Regina radiologists want health minister to fix 'growing crisis'

Regina Qu'Appelle Health Region terminated what the Radiology Associates of Regina calls a long-standing contract on Dec. 1, 2015.

Minister refuses to step in, saying he won't 'dictate terms to either side'

Radiologists are responsible for the diagnosis of serious diseases and illnesses using x-rays, ultrasounds and MRIs. (Krystalle Ramlakhan/CBC)

Regina radiologists say there is a growing crisis in the the health region that is affecting patient care. 

Radiology Associates of Regina (RAR) and the Regina Qu'Appelle Health Region (RQHR) are in an ongoing contract dispute that started in May of 2015. 

That was when the health region informed Radiology Associates it was terminating its contract as of Dec. 1, 2015.

Since then, the radiologist represented by Radiology Associates of Regina have been working without a contract, it said in a news release. 

This is causing concern for some radiologists, who say contracts are integral to keeping radiologists in the region.  

"It's going to be quite difficult for us to compete with other places. I think in the end the patient care is going to suffer and the wait lists are going to go up," said Dr. Raj Patel. 

Radiologists in Regina, including Dr. Andrea Gourgaris and Dr. Raj Patel, are in the midst of a contract dispute with the Regina Qu'Appelle Health Region. (Brian Rodgers/CBC)

However, the health region maintained in November that there was no formal contract.

"There was no written contract in place for this work, though one was implied," said RQHR President and CEO Keith Dewar said in November.

At that time Dewar said negotiations has been difficult because RAR wants to maintain exclusive rights to radiological services in the health region, where it prefers to negotiate contracts with individual radiologists instead of the group.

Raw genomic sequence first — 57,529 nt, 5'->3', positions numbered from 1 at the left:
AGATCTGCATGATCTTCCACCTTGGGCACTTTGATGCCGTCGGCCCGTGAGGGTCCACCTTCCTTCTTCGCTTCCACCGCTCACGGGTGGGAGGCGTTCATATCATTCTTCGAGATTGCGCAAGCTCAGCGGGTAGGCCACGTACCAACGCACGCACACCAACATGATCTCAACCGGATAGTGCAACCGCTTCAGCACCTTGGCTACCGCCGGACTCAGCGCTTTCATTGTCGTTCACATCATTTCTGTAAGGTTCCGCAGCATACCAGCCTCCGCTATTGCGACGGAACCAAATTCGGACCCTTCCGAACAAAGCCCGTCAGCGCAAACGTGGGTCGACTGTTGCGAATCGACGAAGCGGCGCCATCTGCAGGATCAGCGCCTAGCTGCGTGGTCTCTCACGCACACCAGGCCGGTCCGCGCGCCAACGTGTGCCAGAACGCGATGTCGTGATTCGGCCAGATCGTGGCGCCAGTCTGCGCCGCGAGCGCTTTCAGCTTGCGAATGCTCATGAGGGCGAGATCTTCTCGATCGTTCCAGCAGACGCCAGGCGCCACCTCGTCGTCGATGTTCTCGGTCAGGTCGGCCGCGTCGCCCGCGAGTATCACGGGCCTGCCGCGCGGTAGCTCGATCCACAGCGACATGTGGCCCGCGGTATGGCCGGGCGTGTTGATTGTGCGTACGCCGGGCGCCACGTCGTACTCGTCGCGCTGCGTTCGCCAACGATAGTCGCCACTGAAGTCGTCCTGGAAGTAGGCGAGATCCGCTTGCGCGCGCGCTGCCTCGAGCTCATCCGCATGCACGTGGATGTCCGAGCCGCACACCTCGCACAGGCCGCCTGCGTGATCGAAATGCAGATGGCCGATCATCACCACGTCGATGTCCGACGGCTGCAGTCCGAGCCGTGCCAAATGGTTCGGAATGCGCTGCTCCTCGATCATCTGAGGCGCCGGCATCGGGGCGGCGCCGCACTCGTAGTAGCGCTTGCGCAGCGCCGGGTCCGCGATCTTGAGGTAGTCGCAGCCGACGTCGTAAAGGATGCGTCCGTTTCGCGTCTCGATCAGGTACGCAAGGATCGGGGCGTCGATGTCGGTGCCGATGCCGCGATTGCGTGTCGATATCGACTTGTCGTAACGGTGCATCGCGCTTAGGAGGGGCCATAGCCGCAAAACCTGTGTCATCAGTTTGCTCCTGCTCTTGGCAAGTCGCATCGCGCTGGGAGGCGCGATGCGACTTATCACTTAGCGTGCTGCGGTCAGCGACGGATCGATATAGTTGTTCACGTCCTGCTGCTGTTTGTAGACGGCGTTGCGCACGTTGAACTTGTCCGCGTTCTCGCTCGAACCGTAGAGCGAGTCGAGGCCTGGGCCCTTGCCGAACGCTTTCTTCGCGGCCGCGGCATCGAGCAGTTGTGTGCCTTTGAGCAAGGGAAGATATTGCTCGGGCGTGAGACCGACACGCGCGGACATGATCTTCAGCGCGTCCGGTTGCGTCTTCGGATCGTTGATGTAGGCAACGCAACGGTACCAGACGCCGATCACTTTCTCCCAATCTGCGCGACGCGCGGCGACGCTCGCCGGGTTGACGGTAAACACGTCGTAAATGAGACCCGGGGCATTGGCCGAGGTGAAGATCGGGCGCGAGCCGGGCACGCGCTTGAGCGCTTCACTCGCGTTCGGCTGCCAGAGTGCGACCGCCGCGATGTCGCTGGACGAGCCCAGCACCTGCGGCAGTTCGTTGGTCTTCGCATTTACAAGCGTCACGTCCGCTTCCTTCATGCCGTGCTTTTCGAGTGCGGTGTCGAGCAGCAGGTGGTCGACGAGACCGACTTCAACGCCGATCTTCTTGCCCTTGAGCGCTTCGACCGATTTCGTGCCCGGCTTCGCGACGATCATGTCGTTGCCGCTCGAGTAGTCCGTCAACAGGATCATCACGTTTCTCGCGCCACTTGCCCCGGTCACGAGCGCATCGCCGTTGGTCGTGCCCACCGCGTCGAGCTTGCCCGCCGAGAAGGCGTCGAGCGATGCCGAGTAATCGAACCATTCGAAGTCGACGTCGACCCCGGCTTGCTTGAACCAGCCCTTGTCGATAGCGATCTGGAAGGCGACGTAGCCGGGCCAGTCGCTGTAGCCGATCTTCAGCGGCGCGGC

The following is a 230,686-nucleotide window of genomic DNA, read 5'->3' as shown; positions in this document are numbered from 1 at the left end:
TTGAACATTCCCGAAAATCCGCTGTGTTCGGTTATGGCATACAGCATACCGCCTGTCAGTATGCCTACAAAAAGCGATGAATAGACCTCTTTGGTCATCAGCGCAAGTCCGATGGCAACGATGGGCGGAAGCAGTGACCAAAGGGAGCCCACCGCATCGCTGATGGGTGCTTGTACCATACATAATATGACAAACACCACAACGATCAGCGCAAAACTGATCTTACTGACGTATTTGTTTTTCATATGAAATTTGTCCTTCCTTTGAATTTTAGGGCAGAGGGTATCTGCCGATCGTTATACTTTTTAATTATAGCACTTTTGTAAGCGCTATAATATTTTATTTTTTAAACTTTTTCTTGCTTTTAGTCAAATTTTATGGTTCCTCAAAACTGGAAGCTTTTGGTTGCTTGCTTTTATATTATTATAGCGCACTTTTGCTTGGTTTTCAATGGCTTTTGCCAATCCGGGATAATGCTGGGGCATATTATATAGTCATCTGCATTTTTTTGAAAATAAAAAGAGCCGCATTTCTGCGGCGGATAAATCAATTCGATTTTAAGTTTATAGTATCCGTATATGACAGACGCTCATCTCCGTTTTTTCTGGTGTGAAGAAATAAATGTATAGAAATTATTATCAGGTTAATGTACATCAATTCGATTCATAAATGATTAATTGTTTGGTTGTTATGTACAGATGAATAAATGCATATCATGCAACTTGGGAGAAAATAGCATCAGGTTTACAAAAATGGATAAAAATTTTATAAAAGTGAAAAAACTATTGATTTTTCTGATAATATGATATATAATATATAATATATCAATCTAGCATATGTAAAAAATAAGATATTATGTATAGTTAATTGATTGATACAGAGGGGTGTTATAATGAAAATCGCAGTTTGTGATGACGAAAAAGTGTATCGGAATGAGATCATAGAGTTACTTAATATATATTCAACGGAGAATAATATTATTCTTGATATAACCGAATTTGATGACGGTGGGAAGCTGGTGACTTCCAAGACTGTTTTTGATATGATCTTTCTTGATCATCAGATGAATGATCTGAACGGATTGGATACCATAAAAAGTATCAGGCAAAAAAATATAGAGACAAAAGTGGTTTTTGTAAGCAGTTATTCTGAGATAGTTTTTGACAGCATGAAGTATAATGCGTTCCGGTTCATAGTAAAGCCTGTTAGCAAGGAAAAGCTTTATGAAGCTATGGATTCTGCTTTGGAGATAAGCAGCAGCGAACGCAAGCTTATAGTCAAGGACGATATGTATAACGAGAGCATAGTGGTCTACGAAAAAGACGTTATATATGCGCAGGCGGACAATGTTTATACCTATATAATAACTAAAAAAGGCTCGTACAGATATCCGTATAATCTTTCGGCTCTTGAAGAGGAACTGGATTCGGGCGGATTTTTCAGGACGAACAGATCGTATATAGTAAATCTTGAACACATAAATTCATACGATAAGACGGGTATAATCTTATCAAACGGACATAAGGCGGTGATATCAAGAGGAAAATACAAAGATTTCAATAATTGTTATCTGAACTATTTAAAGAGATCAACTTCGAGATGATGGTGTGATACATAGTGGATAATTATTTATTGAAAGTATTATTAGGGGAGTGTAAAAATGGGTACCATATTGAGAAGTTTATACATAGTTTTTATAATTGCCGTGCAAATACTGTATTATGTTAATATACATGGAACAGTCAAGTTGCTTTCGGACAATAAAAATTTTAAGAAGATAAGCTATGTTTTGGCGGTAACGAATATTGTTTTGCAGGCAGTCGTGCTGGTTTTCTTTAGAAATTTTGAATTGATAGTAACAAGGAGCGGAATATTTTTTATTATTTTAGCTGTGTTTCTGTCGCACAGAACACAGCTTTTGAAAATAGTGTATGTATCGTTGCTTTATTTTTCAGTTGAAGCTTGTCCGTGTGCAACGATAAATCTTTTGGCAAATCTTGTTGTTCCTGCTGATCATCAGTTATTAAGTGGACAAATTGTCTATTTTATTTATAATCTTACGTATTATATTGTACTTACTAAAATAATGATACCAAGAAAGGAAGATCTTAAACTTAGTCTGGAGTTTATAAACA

But RAR says that arrangement was part of a successful retention and recruitment program and it has lost eight radiologists in the last 22 months. Two of those lost were specialists, it said, including the region's only neuroradiologist and theoracic radiologist.

"This is believed to the largest loss of radiologists from any hospital in Canada," the release said adding it will create longer waiting lists in hospitals and community clinics. 

Health region responds

On Tuesday, the RQHR responded in a press release saying that their radiologist numbers remain strong, with 20 radiologists with in-hospital privileges working in Regina.  

RQHR challenged the RAR's claim that it lost eight radiologists. Instead RQHR said that just six radiologists have moved out of province, resigned or retired in the past 22 months, and the region has gained two in that period as well. 

It also said that the health region hasn't received any additional formal notices from radiologists indicating intentions to leave so far this year.

The health region said in the release that the confusion over numbers is "placing our patients at risk." 

Health minister asked to step in

The radiologists are calling on Health Minister Dustin Duncan to intervene and "immediately re-establish the previous contractual relationship with the local group of radiologists." They met with him yesterday. 

"The Wall government must act to make sure RQHR is living up to its responsibility," Dr. Andrea Gourgaris said. 

However, Minister Duncan said he won't intervene in the dispute. 

"I don't think it's my role at this point to step in and, you know, dictate terms to either side," Duncan said. 

"I just think that a better solution is they just sit down, re-evaluate their positions and try to hammer out some sort of at least an agreement in the short term to ensure that services continue."

Gourgaris responded to Minister Duncan's refusal, saying it's extremely disappointing. She said the radiologists were coming to him as they feel they have no other options. 

"I feel like we really need someone to step in and help the situation before we lose more people and more programs which are critical for good comprehensive patient care," Gourgaris said. 


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